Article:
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How to Celebrate Hogmanay Like a Local

News   •   Dec 20, 2018 12:37 GMT

The Loony Dook, South Queensferry, New Years Day

Hogmanay is, without a doubt, the biggest party in Scotland and the biggest New Year celebration in the UK.

Encompassing more than just 31 December, the celebrations continue up until 2 January – a public holiday. Ranging from fireballs being swung in the air to ceilidhs underneath castles, New Year in Scotland is like no other.

There is more to celebrating Hogmanay than having a few drams. Here are a few ways to celebrate like a local:

  • Take a dip in the sea

The Loony Dook takes place every year on New Year’s Day. This tradition, which began in the mid-1980’s, sees up to a thousand people jump into the freezing Firth of Forth for charity. What began as an attempt to rid the hangover of the night before has now become a tradition among locals and Edinburgh Hogmanay visitors from across the world. Those brave enough to take the plunge or ‘dook’ march along the street behind a pipe band in costumes and fancy dress, bracing themselves for the cold dip ahead!

  • Practice First Footing

In Scotland the first person to enter the house after midnight on New Year’s Eve is said to affect the fortune of the household for the year ahead. They should come bearing gifts, traditionally being a lump of coal, a black bun, shortbread and whisky, and be a dark-haired male. Someone with fair hair is said to bring bad luck, believed to be a throwback to the Viking invasion when a fair-haired male on the doorstep meant anything but good luck.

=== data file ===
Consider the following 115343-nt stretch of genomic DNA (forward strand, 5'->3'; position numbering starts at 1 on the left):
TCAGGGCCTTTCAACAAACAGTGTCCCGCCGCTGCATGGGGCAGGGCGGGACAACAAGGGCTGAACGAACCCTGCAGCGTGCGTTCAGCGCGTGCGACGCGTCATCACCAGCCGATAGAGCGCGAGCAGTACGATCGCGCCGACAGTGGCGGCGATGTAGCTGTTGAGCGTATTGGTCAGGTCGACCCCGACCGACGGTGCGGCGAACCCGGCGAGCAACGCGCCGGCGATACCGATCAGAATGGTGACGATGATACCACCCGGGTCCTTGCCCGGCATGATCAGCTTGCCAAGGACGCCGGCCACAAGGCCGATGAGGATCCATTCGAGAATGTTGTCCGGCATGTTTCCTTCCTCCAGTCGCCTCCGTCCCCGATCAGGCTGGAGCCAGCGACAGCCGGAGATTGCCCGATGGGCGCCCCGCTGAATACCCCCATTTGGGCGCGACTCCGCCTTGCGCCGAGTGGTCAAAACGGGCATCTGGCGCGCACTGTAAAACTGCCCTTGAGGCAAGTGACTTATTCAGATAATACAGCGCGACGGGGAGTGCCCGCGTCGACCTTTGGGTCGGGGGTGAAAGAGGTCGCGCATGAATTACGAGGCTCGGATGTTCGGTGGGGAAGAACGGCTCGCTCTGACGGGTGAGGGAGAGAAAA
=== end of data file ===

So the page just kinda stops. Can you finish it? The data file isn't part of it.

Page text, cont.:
• Clean the house

Another old Scottish custom is redding – the act of cleaning the house before midnight on New Year’s Eve, to start the next year afresh. It was of particular importance to clear the ashes of old fires in the days when coal fires were common.

  • Don’t cross your hands for Auld Lang Syne

Written by the famous Scottish poet, Robbie Burns, Auld Lang Syne was put to music and became the New Year song. Although a Scottish poem, Auld Lang Syne can be heard sung across the UK when the clock strikes midnight. In Scotland it is tradition to hold hands with the people next to you, only crossing hands over on the final verse. It is a misconception in many other parts of the world that hands should be crossed over from the beginning of the song.

To find out about the events taking place across the country visit